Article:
Philippines to lift moratorium on foreign research ships in its waters

A Philippine Coast Guard ship sails along Benham Rise in this May 6, 2017 photo released by the Philippine Department of Agriculture-Agriculture and Fisheries Information Division. (AFP)
Updated 25 October 2019

Philippines to lift moratorium on foreign research ships in its waters

  • The ban on foreign scientific research last year focused on an area called the Benham Rise
  • The United Nations in 2012 declared Benham Rise part of the Philippines’ continental shelf

MANILA: The Philippines will lift a 2018 moratorium on foreign scientific research in its exclusive economic zone so it can exploit marine resources, the national security adviser said on Friday.
President Rodrigo Duterte banned all scientific research by foreigners off the Philippines’ Pacific coast in February last year and told the navy to chase away unauthorized vessels.
National security adviser Hermogenes Esperon said that allowing foreign governments and entities to conduct maritime research again is “good for us ... because we get to know more of the maritime domain.”
The Philippines is also beefing up its capabilities to enforce fisheries laws, Esperon said, with plans to acquire more coast guard assets and develop multi-purpose fishing vessels.
“Whatever we spend on defense should strengthen our position on developing our maritime domain especially the West Philippine Sea into what we call the blue economy,” Esperon told a media briefing.
Manila calls the South China Sea the West Philippine Sea.
Capitalizing on the so-called blue economy, such as using the oceans to generate energy, or tapping its oil and mineral resources, could help boost economic growth in the Philippines, where one-fifth of its 107 million people still live below the national poverty line.
The ban on foreign scientific research last year focused on an area called the Benham Rise, which the United Nations in 2012 declared part of the Philippines’ continental shelf.
It is believed to be rich in biodiversity and tuna, and scientists from the United States and Japan have surveyed it numerous times.
However, Chinese interest has caused concern among Philippine nationalists mistrustful of its intentions after decades of disputes and perceived encroachments by Beijing in the South China Sea.
Before the moratorium, Esperon said “some institutions and entities,” came in without permission, while others did not allow Filipino scientists to board their vessels. He did not identify them.
This year, two Chinese research vessels were spotted lingering in Philippine-controlled waters, which became the subject of a diplomatic protest in August.
The Philippines has also protested the presence of more than 100 Chinese fishing vessels off Thitu a tiny island it holds near China’s militarized artificial island at Subi Reef.
China claims it has historic right of ownership to almost the entire South China Sea, despite a 2016 international arbitration ruling that said that claim had no legal basis under international law.
The Philippines, Vietnam, Malaysia, Taiwan and Brunei also have overlapping claims to parts of it.
Thitu island, the Philippines most strategic outpost in the South China Sea, is in the midst of major upgrades to its dilapidated facilities, Esperon said.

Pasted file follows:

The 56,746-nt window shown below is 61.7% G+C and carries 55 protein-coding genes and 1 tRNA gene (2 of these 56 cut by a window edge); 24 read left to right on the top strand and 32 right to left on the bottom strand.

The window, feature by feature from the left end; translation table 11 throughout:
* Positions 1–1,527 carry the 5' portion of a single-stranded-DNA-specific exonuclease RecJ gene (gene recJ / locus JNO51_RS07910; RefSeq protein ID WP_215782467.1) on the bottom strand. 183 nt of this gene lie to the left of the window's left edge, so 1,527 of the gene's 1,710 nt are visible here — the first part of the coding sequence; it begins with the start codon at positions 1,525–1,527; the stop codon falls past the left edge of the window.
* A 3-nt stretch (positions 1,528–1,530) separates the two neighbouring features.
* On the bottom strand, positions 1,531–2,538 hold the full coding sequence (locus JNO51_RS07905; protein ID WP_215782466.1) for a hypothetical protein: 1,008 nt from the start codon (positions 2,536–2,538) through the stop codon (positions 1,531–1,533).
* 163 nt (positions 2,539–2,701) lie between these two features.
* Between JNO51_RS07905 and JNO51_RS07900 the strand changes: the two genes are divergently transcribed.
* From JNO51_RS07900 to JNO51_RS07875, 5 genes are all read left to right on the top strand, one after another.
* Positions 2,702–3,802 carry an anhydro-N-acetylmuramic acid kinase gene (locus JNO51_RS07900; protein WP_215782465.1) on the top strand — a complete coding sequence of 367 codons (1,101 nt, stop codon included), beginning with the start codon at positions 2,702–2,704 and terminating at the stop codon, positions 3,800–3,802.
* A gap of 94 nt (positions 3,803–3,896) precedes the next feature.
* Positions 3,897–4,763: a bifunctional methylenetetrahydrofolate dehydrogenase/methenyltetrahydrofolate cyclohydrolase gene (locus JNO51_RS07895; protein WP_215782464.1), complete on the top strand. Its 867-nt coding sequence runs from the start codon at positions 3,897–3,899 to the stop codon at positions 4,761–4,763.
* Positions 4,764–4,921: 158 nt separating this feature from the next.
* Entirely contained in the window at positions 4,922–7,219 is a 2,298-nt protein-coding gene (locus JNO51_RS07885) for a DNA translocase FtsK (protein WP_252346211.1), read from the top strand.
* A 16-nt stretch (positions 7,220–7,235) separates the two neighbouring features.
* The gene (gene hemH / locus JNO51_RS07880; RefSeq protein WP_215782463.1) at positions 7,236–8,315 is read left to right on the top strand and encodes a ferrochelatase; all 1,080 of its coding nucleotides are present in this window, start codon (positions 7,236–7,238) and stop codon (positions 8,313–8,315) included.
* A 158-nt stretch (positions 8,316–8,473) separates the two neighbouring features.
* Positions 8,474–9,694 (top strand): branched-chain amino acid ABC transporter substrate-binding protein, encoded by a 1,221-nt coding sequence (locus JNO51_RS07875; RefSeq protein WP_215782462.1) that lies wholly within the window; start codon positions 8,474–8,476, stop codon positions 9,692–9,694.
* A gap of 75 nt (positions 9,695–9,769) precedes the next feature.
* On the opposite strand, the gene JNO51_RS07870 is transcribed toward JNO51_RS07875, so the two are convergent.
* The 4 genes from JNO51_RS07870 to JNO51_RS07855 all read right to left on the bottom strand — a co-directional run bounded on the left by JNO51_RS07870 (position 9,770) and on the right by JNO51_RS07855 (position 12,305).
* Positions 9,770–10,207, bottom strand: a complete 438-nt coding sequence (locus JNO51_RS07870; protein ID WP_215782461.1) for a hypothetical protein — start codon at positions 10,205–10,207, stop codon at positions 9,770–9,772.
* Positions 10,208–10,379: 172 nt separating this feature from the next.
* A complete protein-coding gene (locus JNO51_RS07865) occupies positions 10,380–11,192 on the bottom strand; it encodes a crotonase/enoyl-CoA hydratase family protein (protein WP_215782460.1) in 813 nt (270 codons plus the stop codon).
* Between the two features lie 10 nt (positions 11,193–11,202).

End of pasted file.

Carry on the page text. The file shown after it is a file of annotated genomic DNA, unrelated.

Seoul mulls electronic wristbands for quarantine violators 

Updated 08 April 2020

Seoul mulls electronic wristbands for quarantine violators 

  • Repeat offenders face $8,000 fines or up to one year in prison

SEOUL: South Korea is considering electronic wristbands as a way to track people who break quarantine conditions amid the coronavirus outbreak.

The idea follows a rising number of people flouting the rules, leaving their homes despite the government’s tough stance against violations.

South Korea reported 53 new cases on Tuesday, bringing the nation’s total number of infections to 10,384, according to the Korea Centers for Disease Control and Prevention, while the total number of reported deaths rose to 200. 

“A majority of people are following self-isolation rules, but there have been some cases of (people) leaving (designated venues),” Yoon Tae-ho, director-general for public health policy at the Ministry of Health, told reporters. “Unless the self-isolation rules are observed, it will make the government consider various options to prevent such a move.”

Authorities were looking for practical and effective ways to monitor people isolated at homes and facilities, he said, adding there were concerns about electronic wristbands in terms of privacy and the infringements of rights.

The electronic wristband, which would be connected to a mobile app, would trigger an alarm and alert authorities when it moved more than 10 meters away from the smartphone installed with the app, ministry officials said.

South Korea has a two-week quarantine period for all international arrivals. Authorities have found 75 people breaching the self-isolation rules, and six of them are to be prosecuted.

The government has increased penalties for quarantine violators to a maximum one-year jail term or $8,000 in fines.

Several people, including foreign nationals, have in recent weeks broken the self-isolation rules put in place to combat the spread of coronavirus. 

The city of Gunpo, south of Seoul, reported a married couple in their 50s to the police for ignoring the rules. Health authorities found that the couple, who had tested positive for the virus, went out several times during the self-isolation period to visit an art gallery, lottery shops, supermarkets, and banks.  

In Gunsan, around 270 kilometers south of Seoul, three Vietnamese students were found leaving their quarantine premises without permission on April 3. They went out, leaving their smartphones behind to avoid being tracked by the authorities. The Ministry of Justice is now considering deporting the students.